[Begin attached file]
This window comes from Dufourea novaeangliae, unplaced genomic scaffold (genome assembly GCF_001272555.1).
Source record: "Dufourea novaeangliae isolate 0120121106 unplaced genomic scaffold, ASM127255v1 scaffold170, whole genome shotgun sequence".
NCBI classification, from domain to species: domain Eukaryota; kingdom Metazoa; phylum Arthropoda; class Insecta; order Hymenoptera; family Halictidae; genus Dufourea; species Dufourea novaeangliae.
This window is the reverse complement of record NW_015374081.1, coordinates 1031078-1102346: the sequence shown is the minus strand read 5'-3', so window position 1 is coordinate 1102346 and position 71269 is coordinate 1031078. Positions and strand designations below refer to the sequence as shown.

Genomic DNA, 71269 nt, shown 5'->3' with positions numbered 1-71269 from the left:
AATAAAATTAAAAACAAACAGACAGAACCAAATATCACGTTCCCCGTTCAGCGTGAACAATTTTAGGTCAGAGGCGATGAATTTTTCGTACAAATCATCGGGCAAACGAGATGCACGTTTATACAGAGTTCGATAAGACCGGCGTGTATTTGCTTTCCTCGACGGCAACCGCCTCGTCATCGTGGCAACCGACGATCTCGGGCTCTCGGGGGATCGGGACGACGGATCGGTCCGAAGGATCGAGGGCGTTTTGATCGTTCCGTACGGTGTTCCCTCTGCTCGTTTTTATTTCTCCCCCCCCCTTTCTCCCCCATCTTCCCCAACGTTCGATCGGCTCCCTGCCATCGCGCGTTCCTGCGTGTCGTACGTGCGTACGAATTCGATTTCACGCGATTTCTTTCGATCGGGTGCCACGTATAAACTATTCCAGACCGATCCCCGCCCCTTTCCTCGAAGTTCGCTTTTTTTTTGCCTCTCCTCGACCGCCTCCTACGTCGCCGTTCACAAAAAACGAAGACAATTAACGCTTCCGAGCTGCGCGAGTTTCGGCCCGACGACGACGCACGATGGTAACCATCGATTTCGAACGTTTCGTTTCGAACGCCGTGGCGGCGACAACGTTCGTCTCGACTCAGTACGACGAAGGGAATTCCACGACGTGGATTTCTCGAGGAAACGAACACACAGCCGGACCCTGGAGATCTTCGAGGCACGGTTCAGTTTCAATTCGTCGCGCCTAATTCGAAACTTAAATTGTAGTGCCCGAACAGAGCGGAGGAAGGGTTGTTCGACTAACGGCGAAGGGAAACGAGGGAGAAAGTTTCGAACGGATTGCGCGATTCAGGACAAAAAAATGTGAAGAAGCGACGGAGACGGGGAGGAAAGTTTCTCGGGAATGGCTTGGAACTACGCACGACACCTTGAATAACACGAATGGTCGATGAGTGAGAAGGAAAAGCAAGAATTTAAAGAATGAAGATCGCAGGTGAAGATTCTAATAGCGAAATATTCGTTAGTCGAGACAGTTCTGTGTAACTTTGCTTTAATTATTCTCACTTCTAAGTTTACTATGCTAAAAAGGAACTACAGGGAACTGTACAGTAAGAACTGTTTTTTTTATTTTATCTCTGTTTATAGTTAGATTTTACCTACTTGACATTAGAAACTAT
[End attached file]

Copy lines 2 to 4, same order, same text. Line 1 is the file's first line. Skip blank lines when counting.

Source record: "Dufourea novaeangliae isolate 0120121106 unplaced genomic scaffold, ASM127255v1 scaffold170, whole genome shotgun sequence".
NCBI classification, from domain to species: domain Eukaryota; kingdom Metazoa; phylum Arthropoda; class Insecta; order Hymenoptera; family Halictidae; genus Dufourea; species Dufourea novaeangliae.
This window is the reverse complement of record NW_015374081.1, coordinates 1031078-1102346: the sequence shown is the minus strand read 5'-3', so window position 1 is coordinate 1102346 and position 71269 is coordinate 1031078. Positions and strand designations below refer to the sequence as shown.